SEPTEMBER 16, 2001
The US Grand Prix
Honda issued a directive last week that none of its employees could fly anywhere. This was later modified for essential trips. The Honda F1 engineers travelled from Britain to Monza by train although we understand that they will be flying back to Britain tomorrow. The Bridgestone situation is believed to be one in which the company has suggested that the employees do not use US airlines. Bridgestone says that it has every intention of going ahead with the race as planned.
From a practical point of view there are still very serious problems with the logistics of getting everything to Indianapolis. There are seven Boeing 747 loads of equipment needed for the Grand Prix to go ahead with drama. The US authorities are insisting that all freight is x-rayed before being allowed onto a plane from Europe to the United States. The problem for F1 is that it takes a very large X-ray machine to do the job and there is only one in Europe which is big enough - and that's in Amsterdam. So in order for the cars to get to the United States they need to be returned to Britain, turned around rebuilt and with all the spares packed away by Thursday night so the freight can then be sent to Amsterdam on Friday. If all goes to plan it will be flown to the US on Saturday morning and will then clear US customs by Monday night. The additional problem is that big transporters are banned from running in Italy and France on Sunday night. It is expected that tonight one or two of the traffic laws in these countries may be "stretched" as the F1 teams run for home.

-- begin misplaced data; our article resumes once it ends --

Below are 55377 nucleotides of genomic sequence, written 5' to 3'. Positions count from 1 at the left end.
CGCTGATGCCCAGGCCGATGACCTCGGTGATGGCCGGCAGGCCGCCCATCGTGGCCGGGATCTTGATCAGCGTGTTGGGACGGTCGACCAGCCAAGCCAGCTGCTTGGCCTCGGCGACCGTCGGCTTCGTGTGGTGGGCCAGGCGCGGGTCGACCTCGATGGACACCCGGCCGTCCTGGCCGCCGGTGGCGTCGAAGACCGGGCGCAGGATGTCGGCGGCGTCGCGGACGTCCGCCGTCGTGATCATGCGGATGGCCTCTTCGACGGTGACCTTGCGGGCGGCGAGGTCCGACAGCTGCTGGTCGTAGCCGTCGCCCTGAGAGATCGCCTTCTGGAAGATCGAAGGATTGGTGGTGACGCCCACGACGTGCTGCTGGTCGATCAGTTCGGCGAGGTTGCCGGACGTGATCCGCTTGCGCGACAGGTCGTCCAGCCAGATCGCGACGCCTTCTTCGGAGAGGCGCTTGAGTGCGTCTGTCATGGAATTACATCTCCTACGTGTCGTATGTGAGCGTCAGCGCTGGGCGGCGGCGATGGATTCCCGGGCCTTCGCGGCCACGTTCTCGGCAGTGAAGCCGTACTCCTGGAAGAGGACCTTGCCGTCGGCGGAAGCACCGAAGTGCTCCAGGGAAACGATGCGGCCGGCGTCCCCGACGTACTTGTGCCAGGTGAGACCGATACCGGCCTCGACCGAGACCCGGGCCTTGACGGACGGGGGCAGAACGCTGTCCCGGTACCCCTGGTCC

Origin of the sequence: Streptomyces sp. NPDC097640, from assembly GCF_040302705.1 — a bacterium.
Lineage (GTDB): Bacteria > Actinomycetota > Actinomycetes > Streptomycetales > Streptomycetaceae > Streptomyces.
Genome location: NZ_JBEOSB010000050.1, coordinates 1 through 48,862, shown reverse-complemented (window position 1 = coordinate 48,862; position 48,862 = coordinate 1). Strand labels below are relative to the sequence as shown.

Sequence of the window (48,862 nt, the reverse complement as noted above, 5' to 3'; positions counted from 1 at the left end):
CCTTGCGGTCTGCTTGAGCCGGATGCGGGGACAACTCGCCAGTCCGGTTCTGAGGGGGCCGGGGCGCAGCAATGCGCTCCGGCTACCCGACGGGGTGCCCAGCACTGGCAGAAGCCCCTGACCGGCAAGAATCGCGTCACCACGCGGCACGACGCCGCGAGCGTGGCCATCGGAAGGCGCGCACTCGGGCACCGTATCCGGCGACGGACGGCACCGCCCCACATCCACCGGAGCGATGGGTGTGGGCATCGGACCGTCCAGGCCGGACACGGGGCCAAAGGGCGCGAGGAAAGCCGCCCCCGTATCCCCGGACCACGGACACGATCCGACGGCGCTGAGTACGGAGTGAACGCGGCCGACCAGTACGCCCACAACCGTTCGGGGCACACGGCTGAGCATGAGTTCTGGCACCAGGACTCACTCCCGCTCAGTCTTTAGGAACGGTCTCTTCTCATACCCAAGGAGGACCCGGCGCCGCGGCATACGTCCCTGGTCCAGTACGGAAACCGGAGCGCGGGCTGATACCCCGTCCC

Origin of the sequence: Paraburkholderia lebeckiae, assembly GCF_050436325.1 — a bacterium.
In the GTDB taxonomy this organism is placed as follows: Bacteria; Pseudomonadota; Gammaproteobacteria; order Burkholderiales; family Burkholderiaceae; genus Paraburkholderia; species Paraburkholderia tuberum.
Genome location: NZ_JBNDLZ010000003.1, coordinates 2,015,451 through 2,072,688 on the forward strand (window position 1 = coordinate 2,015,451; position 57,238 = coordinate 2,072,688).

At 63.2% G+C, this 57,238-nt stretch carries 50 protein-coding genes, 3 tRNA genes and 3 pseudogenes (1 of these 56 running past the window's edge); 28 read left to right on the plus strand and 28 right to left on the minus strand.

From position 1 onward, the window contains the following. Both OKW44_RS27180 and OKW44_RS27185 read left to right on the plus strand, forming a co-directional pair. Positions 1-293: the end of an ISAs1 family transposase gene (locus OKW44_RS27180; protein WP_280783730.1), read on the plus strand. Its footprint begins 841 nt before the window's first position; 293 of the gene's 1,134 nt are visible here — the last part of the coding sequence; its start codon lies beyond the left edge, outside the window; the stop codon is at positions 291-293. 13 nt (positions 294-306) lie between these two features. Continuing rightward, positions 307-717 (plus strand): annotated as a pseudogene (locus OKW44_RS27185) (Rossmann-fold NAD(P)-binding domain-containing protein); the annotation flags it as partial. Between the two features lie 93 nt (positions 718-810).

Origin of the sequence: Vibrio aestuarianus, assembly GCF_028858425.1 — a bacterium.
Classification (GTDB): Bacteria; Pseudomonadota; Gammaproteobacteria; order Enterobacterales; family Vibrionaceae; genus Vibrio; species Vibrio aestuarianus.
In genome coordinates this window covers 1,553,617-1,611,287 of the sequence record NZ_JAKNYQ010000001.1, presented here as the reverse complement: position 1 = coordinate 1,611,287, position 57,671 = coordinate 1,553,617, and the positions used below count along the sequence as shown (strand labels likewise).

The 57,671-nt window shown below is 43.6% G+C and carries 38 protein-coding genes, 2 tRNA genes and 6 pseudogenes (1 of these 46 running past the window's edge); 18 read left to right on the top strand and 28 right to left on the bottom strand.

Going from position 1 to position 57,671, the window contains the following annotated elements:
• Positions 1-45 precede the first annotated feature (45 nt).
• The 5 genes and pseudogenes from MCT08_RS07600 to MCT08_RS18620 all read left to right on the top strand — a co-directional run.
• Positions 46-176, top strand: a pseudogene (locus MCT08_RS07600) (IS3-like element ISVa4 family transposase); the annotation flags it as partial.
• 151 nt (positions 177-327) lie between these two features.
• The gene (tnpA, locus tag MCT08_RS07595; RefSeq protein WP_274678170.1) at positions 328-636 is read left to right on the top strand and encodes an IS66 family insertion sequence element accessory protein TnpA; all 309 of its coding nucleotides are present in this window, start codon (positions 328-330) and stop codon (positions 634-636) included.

At the moment the race is on but everyone in F1 is worried that they will get all their equipment to the United States and then at the start of next week there will be military action and the race will then be cancelled. This would be a disaster.